Here’s a blast from the past worth a second look. Good Morning America talks to Madonna in 1991 about Truth or Dare, a production “critics may see as a primitive home movie. A self-plotation film violating the boundaries of good taste.” In the age of Rock of Love and 50 Cent’s Twitter it’s hard to imagine this same criticism being lodged today. A notable passage from Madonna’s defense of the movie:
The movie isn’t just about me and the other side of me, the movie is also about, and I say it in the movie, it’s to explode the myth [of celebrity], that the people we raise up on a pedestal, the people that we turn into icons, we make them inhuman and we don’t give them human attributes, and so they aren’t allowed to fail, they’re not allowed to make mistakes…and so what I’m saying is, look, these things exist. For every bit of strength I have there’s this much weakness. For every bit of happiness I have there’s this much sadness.
Even if this particular video wasn’t produced for that reason, I’d argue that the world of reality TV, gossip blogs, and TMZ exists as a means to persecute and embarrass stars for being human.
But the most interesting portion of the video, at least as it pertains to public and private life today, comes later:
Good Morning America: We were at the scene where you were visiting your mother’s cemetary, your mother’s grave and you hadn’t been there for years, and this person I was with, this writer on the show said, you know there aren’t any private moments in this woman’s life. You let people look at the most intimate parts of you…your emotion. Why do you do that?
Madonna: But see, if that movie was all there was to me, if that movie was me, the sum total of me, maybe I would feel bad about what I’d done, but still, I give you all of this of my life and there’s so much more. Let me just tell you, I have to keep telling you this, this is not just a movie about me. It’s a movie about…
Good Morning America: Celebrity
Madonna: Celebrity but it’s also a movie that touches on a lot of different issues. It’s a slice of life. You don’t just see my life. You see the dancers that I work with you see bits and pieces of their life. I deal with a lot of topical issues. Family issues and what I think to be a big problem in the United States and that’s homophobia. There’s a real big section in the film devoted to that.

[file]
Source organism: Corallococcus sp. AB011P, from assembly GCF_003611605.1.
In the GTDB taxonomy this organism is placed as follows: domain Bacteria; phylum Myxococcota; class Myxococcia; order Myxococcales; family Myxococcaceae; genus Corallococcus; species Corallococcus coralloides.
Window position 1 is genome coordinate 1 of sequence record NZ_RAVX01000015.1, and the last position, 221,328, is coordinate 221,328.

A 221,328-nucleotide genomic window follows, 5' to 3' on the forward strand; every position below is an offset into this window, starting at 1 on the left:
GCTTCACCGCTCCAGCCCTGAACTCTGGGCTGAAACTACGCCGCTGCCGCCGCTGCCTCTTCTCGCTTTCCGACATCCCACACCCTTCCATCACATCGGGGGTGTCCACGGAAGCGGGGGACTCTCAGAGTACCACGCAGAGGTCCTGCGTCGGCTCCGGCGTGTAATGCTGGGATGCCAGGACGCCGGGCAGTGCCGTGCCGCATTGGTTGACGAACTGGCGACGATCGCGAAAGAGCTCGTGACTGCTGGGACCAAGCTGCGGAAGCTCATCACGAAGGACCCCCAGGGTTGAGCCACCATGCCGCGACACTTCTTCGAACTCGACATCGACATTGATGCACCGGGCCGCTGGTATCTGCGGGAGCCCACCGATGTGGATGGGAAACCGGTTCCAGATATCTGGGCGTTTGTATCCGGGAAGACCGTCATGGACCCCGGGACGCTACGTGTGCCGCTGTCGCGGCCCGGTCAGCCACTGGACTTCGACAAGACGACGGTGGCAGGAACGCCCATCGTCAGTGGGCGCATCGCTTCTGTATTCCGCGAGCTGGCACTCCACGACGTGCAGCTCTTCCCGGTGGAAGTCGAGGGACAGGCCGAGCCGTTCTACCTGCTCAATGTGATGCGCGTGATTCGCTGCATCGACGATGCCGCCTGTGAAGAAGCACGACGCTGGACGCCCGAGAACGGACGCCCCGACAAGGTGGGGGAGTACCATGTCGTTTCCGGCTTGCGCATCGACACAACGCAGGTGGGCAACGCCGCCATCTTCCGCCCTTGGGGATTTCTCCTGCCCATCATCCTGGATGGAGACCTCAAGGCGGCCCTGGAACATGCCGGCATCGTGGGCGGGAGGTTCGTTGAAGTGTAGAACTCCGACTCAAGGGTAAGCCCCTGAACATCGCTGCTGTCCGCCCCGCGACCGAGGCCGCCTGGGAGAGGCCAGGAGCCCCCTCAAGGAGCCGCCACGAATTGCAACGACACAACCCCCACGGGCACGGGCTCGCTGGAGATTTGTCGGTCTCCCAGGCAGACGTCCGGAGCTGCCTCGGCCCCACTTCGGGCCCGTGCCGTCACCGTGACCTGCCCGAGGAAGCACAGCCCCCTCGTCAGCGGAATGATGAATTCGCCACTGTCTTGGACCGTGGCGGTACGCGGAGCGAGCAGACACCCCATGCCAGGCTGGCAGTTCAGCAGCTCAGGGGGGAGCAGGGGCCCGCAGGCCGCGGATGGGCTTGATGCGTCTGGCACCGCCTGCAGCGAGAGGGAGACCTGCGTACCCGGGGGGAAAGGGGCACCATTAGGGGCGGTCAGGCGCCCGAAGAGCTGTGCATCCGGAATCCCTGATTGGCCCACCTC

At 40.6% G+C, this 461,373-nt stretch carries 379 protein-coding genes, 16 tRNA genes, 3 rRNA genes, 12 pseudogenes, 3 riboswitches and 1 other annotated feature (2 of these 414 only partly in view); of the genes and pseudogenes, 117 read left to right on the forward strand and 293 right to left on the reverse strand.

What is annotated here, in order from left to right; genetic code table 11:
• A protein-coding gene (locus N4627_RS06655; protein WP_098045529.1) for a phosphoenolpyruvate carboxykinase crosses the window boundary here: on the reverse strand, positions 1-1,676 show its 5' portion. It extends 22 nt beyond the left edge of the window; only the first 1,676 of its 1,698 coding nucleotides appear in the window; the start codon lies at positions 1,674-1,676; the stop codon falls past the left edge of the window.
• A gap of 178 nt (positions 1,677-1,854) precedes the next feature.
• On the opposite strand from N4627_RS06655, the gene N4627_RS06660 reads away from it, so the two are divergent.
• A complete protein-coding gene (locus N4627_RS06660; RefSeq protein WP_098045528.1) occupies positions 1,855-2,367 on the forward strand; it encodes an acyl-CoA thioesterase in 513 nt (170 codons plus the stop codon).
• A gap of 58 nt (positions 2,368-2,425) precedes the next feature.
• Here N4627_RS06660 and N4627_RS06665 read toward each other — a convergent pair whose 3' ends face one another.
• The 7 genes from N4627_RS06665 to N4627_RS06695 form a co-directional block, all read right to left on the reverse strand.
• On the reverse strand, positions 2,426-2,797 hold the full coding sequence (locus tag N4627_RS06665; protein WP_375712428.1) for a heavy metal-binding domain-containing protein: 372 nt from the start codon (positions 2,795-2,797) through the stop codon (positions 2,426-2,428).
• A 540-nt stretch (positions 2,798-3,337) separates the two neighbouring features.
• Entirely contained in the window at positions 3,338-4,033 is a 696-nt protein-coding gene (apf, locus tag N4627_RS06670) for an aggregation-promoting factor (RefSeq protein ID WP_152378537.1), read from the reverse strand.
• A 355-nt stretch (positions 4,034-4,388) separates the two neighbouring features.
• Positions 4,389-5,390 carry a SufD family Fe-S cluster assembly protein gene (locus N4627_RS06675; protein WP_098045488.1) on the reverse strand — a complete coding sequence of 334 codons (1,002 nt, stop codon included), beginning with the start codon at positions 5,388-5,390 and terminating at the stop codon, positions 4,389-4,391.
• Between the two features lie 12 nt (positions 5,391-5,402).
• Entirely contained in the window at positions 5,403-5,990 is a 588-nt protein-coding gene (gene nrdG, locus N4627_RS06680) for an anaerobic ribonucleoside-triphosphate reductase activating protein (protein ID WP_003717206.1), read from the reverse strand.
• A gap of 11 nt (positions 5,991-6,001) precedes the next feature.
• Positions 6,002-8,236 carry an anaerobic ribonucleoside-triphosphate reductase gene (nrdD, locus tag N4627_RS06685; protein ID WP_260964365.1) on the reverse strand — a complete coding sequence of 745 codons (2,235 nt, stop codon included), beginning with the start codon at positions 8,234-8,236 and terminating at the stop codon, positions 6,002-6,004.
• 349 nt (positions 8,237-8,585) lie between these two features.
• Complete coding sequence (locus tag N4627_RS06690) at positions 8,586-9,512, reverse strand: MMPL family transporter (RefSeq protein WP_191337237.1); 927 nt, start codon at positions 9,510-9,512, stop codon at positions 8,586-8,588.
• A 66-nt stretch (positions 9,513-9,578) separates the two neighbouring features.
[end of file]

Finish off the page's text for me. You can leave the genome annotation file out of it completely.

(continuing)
Here, Madonna makes a case for attempting to create a more complete image of herself and her concerns, while acknowledging that the “real Madonna” she presents is still incomplete. What does this branding look like today? Excluding the phenomenon of the Micro-celebrity – a status often achieved through some combination of “real” personality and either the presence or absence of talent — this branding still looks much the same. It’s worth mentioning, however, that while there’s usually some bleed, celebrities and non-celebrities alike typically choose a medium for their personal lives. AFC’s Will Brand, for example, saves art discussion for Twitter while using his Facebook to talk about baseball stats and chat with his friends. Neither, of course, represents the whole Will Brand. For that experience, you need to share work space in a basement office for several hours each week (though you’d still probably come up short). Problems that only existed for Madonna twenty years ago now exist for everyone on the web – well, other than Good Morning America giving us crap about our movies.